Wikireadia.org is a free ISBN lookup site. Use the ISBN search options for finding books by ISBN, title, author, and publisher. Amazon book reviews, Amazon pricing, Amazon product description, Amazon ASIN number, and links to Amazon editorial reviews, and Amazon customer reviews and AbeBooks pricing are also displayed. Use the Amazon data to find and compare prices on new books, used books, new college textbooks, and used college textbooks. All sorts of books are listed on the site - new books, used books, new and used textbooks, new and used college textbooks, discountinued books, discounted books, out of print books, rare books, cheap books, children's books, young adults books, adult books, antique books, hard to find books, and old books.
Over 6 million ISBNs and ISBN barcodes are listed. The ISBN format was created by the International Organization for Standardization (ISO). ISBNs are 10 or 13 digit numbers that uniquely identify a book by its title, publisher, and format. ISBN bar codes are just a bar code display of the ISBN number. ISBNs were introduced in 1970 and were originally 10 digit numbers. In 2007, ISBN numbers changed to 13 digit numbers so the system wouldn't run out of ISBN numbers to assign. The ISBN number is typically found on the back cover of the book along with the ISBN barcode that represents that number. The ISBN number can also typically be found on one of the first few pages of the book where the publisher and copyright information is listed.
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Title: Modeling the Demand for Cocaine
Author: S. M.S. Everingham
Author2: C. P. Rydell
Publisher: RAND Corporation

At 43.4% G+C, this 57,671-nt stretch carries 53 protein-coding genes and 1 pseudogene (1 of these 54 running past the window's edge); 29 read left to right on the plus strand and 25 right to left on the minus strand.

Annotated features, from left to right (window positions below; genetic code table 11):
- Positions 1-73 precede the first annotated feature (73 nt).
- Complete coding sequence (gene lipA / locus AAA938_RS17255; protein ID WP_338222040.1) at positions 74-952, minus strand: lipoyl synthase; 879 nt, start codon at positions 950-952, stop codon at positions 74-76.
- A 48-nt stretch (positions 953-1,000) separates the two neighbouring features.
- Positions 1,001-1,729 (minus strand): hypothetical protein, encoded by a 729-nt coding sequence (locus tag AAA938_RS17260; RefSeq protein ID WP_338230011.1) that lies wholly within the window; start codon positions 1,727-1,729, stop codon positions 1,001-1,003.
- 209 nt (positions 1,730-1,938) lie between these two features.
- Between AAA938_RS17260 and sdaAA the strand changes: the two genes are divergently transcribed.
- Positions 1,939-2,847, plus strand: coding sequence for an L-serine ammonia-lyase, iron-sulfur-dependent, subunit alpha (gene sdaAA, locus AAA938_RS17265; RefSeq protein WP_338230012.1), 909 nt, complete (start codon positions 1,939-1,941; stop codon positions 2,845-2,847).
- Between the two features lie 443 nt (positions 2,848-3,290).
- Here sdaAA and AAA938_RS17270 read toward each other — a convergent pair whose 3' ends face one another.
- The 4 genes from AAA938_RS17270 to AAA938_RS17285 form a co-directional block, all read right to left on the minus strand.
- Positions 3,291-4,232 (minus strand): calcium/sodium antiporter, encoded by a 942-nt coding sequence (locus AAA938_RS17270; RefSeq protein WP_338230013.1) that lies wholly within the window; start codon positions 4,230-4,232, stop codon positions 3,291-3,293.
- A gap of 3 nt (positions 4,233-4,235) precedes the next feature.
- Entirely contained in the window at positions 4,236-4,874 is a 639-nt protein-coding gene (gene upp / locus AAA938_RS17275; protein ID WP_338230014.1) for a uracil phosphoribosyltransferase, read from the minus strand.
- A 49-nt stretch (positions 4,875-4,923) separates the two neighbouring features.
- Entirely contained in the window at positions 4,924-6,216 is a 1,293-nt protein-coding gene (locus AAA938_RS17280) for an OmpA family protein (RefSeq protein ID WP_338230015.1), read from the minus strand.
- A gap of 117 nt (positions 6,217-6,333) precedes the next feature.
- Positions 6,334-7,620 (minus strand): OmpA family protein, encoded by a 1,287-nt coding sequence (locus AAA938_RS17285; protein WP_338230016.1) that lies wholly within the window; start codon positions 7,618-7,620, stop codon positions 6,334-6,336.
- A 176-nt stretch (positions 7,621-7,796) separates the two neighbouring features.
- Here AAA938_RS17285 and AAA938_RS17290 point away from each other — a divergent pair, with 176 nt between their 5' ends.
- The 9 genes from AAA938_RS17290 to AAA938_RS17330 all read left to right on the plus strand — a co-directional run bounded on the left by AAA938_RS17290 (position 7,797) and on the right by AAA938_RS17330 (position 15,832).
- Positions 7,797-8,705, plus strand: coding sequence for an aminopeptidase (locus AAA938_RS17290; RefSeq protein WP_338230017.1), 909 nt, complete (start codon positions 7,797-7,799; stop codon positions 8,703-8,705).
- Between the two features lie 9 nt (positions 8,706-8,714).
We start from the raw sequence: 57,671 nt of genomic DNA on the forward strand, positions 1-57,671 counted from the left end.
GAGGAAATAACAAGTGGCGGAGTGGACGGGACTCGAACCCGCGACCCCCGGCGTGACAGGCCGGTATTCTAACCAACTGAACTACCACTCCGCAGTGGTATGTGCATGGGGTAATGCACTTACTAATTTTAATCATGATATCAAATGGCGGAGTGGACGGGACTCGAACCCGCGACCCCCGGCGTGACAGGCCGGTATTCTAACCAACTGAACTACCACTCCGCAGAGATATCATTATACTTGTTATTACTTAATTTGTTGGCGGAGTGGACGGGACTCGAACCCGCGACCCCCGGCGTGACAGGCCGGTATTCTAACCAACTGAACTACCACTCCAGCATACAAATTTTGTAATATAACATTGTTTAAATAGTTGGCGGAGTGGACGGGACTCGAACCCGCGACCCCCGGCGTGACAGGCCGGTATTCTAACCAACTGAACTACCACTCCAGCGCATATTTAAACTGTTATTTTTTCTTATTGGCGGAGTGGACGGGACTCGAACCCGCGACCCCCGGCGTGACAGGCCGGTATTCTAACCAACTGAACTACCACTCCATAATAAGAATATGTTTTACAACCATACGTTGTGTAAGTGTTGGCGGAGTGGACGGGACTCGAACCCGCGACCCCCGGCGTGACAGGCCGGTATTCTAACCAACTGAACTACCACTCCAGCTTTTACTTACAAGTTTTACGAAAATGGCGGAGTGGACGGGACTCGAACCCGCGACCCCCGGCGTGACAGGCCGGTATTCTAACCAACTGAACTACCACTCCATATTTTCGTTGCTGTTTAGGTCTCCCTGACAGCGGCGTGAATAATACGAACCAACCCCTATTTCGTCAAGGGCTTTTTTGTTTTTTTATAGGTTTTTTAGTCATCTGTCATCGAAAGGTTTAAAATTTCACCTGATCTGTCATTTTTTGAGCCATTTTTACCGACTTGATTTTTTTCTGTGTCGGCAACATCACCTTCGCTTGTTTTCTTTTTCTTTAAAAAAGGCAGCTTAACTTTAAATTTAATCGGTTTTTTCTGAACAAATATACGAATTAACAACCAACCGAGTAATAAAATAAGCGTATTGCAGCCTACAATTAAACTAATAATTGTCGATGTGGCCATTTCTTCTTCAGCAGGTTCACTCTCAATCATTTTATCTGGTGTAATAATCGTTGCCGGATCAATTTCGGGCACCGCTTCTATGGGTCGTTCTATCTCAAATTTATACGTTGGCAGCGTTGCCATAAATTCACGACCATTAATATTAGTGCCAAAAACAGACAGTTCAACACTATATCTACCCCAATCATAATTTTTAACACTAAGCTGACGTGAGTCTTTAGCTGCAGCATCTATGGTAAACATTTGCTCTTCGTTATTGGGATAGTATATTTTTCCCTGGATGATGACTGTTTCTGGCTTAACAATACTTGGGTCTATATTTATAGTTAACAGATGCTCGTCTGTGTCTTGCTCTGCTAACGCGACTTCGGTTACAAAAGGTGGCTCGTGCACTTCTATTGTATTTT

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This report documents the development of a two-state Markovian model of the demand for cocaine and includes the estimation of incidence, prevalence, cohort retention, and consumption. The Markovian model is required to fit (1) the overall prevalence data; (2) the fraction of all users who are heavy users in 1985, 1988, and 1990; and (3) the fraction of a cohort of initiates that is still using drugs ten years later, the ten-year cohort retention rate. The study states that the incidence of new users into light cocaine use has varied greatly over the years and is an input to the model; however, the model cannot predict future prevalence--it can only project prevalence given a hypothetical incidence scenario. The model also demonstrates that the fraction of all cocaine users who are heavy users has varied greatly over time, and that peak heavy usage followed peak incidence by about ten years. Consequently, the effect on heavy usage of government programs that reduce incidence (such as prevention programs) will only be realized many years later.